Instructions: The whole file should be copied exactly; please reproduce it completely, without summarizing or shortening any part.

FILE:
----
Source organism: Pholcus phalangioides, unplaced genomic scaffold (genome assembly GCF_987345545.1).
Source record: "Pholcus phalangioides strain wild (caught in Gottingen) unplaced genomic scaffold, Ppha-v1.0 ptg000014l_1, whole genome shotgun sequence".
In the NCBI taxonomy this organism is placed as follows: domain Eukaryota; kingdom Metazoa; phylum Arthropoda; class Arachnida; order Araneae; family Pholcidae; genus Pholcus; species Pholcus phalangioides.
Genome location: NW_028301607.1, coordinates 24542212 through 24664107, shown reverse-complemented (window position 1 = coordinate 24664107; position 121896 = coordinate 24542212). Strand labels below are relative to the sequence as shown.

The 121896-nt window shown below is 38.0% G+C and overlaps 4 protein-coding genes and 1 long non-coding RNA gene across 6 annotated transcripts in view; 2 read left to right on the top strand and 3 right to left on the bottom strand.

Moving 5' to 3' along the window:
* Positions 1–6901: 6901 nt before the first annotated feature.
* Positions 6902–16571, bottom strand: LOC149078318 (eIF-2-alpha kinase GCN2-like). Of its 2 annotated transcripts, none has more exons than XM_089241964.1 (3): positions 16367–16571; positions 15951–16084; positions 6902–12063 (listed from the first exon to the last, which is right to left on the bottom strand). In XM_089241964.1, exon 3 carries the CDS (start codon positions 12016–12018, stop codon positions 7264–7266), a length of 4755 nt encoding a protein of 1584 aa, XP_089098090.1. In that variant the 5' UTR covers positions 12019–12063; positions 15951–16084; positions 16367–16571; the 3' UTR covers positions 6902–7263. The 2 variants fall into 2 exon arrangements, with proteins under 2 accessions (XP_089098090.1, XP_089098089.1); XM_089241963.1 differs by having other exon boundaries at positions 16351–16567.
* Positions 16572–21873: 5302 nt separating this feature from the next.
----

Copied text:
Source organism: Pholcus phalangioides, unplaced genomic scaffold (genome assembly GCF_987345545.1).
Source record: "Pholcus phalangioides strain wild (caught in Gottingen) unplaced genomic scaffold, Ppha-v1.0 ptg000014l_1, whole genome shotgun sequence".
In the NCBI taxonomy this organism is placed as follows: domain Eukaryota; kingdom Metazoa; phylum Arthropoda; class Arachnida; order Araneae; family Pholcidae; genus Pholcus; species Pholcus phalangioides.
Genome location: NW_028301607.1, coordinates 24542212 through 24664107, shown reverse-complemented (window position 1 = coordinate 24664107; position 121896 = coordinate 24542212). Strand labels below are relative to the sequence as shown.

The 121896-nt window shown below is 38.0% G+C and overlaps 4 protein-coding genes and 1 long non-coding RNA gene across 6 annotated transcripts in view; 2 read left to right on the top strand and 3 right to left on the bottom strand.

Moving 5' to 3' along the window:
* Positions 1–6901: 6901 nt before the first annotated feature.
* Positions 6902–16571, bottom strand: LOC149078318 (eIF-2-alpha kinase GCN2-like). Of its 2 annotated transcripts, none has more exons than XM_089241964.1 (3): positions 16367–16571; positions 15951–16084; positions 6902–12063 (listed from the first exon to the last, which is right to left on the bottom strand). In XM_089241964.1, exon 3 carries the CDS (start codon positions 12016–12018, stop codon positions 7264–7266), a length of 4755 nt encoding a protein of 1584 aa, XP_089098090.1. In that variant the 5' UTR covers positions 12019–12063; positions 15951–16084; positions 16367–16571; the 3' UTR covers positions 6902–7263. The 2 variants fall into 2 exon arrangements, with proteins under 2 accessions (XP_089098090.1, XP_089098089.1); XM_089241963.1 differs by having other exon boundaries at positions 16351–16567.
* Positions 16572–21873: 5302 nt separating this feature from the next.